Xenos III is one of the more luxurious wooden yachts sailing
Turkey and Greece.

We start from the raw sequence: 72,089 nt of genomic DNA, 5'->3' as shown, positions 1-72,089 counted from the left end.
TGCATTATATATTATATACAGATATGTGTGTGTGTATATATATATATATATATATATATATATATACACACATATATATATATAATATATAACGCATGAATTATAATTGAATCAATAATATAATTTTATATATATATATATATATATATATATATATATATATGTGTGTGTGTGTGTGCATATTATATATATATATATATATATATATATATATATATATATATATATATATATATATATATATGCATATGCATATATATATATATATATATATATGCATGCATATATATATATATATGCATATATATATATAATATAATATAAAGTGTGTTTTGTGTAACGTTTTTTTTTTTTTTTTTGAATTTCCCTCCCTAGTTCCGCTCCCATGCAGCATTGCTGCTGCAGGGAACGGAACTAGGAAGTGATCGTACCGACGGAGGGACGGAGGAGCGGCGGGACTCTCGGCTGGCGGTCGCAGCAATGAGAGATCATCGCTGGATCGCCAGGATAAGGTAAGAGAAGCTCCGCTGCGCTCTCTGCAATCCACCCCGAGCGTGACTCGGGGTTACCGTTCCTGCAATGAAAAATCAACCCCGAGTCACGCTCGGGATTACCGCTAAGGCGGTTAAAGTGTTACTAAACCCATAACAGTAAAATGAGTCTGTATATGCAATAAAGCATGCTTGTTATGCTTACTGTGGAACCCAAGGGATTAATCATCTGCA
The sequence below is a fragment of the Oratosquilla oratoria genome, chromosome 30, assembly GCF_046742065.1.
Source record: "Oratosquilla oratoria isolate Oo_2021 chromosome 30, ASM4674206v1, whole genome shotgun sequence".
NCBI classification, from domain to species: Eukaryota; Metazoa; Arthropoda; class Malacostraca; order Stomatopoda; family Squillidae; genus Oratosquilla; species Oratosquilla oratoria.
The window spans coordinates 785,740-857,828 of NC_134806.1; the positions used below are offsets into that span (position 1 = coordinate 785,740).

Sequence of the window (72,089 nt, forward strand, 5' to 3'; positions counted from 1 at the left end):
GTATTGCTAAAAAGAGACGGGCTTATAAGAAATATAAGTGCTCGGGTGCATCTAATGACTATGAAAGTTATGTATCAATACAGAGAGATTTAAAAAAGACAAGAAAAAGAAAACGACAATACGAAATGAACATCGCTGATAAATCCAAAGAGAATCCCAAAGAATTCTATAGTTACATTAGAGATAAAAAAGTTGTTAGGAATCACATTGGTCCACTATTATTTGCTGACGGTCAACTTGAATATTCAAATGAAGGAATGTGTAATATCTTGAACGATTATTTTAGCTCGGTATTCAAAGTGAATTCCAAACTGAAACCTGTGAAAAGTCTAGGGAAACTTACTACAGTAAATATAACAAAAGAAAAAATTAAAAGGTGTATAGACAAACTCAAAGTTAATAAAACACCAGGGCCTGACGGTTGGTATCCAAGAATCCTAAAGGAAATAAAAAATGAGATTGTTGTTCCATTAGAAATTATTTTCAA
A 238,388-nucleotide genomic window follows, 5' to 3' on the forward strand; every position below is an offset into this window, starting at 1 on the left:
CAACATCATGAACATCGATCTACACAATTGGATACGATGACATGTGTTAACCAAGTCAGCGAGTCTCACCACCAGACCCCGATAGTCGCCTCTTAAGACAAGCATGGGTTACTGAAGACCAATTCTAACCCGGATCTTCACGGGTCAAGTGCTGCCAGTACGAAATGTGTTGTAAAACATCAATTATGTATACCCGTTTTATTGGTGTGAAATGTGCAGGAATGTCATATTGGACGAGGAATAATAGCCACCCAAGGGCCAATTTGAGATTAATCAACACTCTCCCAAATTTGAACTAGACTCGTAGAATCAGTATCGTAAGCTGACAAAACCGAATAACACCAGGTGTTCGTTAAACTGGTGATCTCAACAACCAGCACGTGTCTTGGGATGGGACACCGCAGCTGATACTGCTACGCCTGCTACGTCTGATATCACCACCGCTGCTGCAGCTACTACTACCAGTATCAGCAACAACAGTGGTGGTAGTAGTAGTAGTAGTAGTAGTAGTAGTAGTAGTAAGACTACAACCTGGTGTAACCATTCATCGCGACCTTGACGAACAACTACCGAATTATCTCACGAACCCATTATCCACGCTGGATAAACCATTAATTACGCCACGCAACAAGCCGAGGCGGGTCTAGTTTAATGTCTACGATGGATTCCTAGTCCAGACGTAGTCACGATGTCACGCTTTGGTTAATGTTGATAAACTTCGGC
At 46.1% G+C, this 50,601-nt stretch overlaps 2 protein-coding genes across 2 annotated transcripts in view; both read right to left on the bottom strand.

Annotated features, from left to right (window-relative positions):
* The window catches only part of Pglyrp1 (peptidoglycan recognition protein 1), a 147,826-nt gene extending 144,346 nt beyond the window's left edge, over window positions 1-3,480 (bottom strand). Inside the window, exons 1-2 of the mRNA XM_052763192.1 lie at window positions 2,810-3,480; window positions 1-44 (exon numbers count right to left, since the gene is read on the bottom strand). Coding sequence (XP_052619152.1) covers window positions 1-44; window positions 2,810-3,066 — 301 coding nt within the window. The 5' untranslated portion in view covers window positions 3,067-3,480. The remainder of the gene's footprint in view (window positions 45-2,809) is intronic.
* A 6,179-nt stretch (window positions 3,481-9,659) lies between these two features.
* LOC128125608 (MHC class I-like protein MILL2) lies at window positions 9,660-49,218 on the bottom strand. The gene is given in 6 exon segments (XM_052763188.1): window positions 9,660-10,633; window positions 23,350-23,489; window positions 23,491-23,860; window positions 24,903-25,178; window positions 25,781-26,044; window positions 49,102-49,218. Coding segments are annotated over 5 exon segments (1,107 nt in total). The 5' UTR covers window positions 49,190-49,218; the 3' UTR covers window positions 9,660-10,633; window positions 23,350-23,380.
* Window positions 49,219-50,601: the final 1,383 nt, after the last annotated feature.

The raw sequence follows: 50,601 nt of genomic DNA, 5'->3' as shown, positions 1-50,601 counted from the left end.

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Dear Homo Sapiens, There is no need to continue reading this page. What follows is intended for search engine robots and spiders and not necessarily for human beings. Further information concerning wooden luxury yachts sailing Turkey and Greece may be obtained by clicking on the blue links immediately above. Thank You. Are you searching for a wooden luxury yacht sailing Turkey? Or for a wooden luxury yacht sailing Greece? We hope so, because the only other search phrase which might bring you to this web page would be Xenosaga3. While aga is a Turkish word meaning lord or master, Xenosaga3 has nothing to do with Turkey. Nor with Greece. Nor with wooden luxury yachts. Xenosaga3 is a Play Station game entitled Also sprach Zarathustra, the game itself beyond the comprehension of most adults, and this web page has nothing to do with it. While the wooden luxury yacht Xenos III flies the German flag, neither does she have anything to do with Friedrich Nietzsche who came up with that title in the first place. Xenos III has, however, everything to do with wooden luxury yachts in Turkey and Greece. Whether you were searching for Xenosaga3 or for wooden luxury yachts in Turkey and Greece, please consider the latter. Consider cruising among Greek islands under a gentle Aegean sun. Consider sailing through isolated pine-shrouded clear-water coves along Turkey's Turquoise Coast. Consider doing both, sailing Turkey and sailing Greece. On the same holiday! Both can be done. Why not do both aboard a wooden luxury yacht with accommodations for five guest couples? Why not charter such a yacht and begin your holiday by cruising Turkey's ancient Lycia, the scenically striking home of so many of the Iliad's Trojan heroes. Or begin your holiday by sailing Kara Hasan's early corsair tracks along the west coast of Turkey and among neighboring Greek islands. Kara Hasan did it not with a luxury yacht but with a small squadron of fast single-masted shallow-draft wooden galliots with up to 22 oars to a side such as that depicted at left, preying on Venetian shipping and Venetian communities in the Aegean. That was before absconding to Tunisia intent on a new life sailing in company with the Barbarossa brothers, raiding the coasts of Spain and Italy while also preying on merchant shipping. Kara is a modern Turkish word meaning black. When used as a sobriquet five hundred years ago, however, it often meant brave or strong or signified manly beauty. In Kara Hasan's case it may have also signified a prominence among Ottoman corsairs. Born circa 1460 on the Greek island of Skyros at a time of Venetian rule, he early on became a pirate operating outside of the law from ancient Miletus, a silted Anatolian port inaccessible to deeper draft vessels, and from the Tunisian island of Djerba, another haven for shallow-draft vessels. From these ports he would take revenge on Venice for her Fourth Crusade sack of Greek Constantinople and subsequent seizure of most Greek islands including his own, waylaying her merchant shipping and plundering her island realm. Because no nation-state in the 15th Century could afford a permanent navy, however, Kara Hasan and others like him were in time of need called to national service. And what other national service than that of the Ottoman Empire often at loggerheads with Venice! As an agent of the Ottoman Empire, Kara Hasan was present at Mehmet the Conqueror's unsuccessful 1480 Siege of Hospitaller Rhodes, at Sultan Beyazid's 1487 Ottoman evacuation of Spanish Moors to North Africa, at the same sultan's 1490 relief of besieged Moorish Granada, and with the Ottoman fleet during the Ottoman-Venetian War of 1499 to 1503 when he was one of Sultan Beyazid's three highest paid sea captains, each earning 20 silver akçes per day. In order to facilitate his frequent forays beyond the law, however, Kara Hasan was in the habit of having his own death announced, usually by his pirate brother Kara Tornus. Thus he was reported killed at the August 1499 Battle of Zonchio fighting Venetians, but was almost immediately uncovered upon his return to Constantinople. Four months later he was again reported killed defending Ottoman Keffalonia besieged by Venetian Captain-General Melchiorre Trevisan. This second false death was good for four years until he was found with his brother in the Spring of 1505 lifting Ottoman grain at a time of Ottoman famine. Now this was a serious crime, and Kara Hasan did a fast exit, not reappearing for another eight years when he was to lose three small galliots called fustas in June 1513 to a larger Venetian squadron operating out of Corfu. But his most lasting false death, perpetuated to this day by the usually reliable Spanish Historian Diego de Haedo, was the "barbarous cruelty" of his execution by the elder Barbarossa brother in the Spring of 1516. Kara Hasan was in fact killed by the younger Barbarossa brother five years later for having in 1520 seized the port of Cherchell in Algeria and proclaiming himself Emir with attendant court. Algeria, of course, was in 1521 contested by Spain and the Ottoman Empire, and the younger Barbarossa was then the Ottoman Sanjakbey or Governor; there was no room for a third party. Would you like to sail this corsair's earlier Aegean tracks while you holiday at the crossroads of history? Among Greek islands once Venetian now again Greek? Learning of his local conquests? Or would you prefer to simply cruise with family and friends or corporate associates from port to port? Parking with your yacht's stern opposite a taverna serving octopus in vinegar? With a glass of wine? Cruising far into the Aegean. To the Cyclades. Or are the nearer Greek Dodecanese far enough? Starting in Turkey? Starting in Bodrum? Or Gocek? Are you searching for Gocek in Turkey? Or are you wondering about Kara Hasan? Come join us at the crossroads of history. We can fill in the gaps. So, too, can the crew of Xenos III, a luxury yacht available for charter in Turkey and Greece. Contact Blue Cruise Yacht Charters today at firstname.lastname@example.org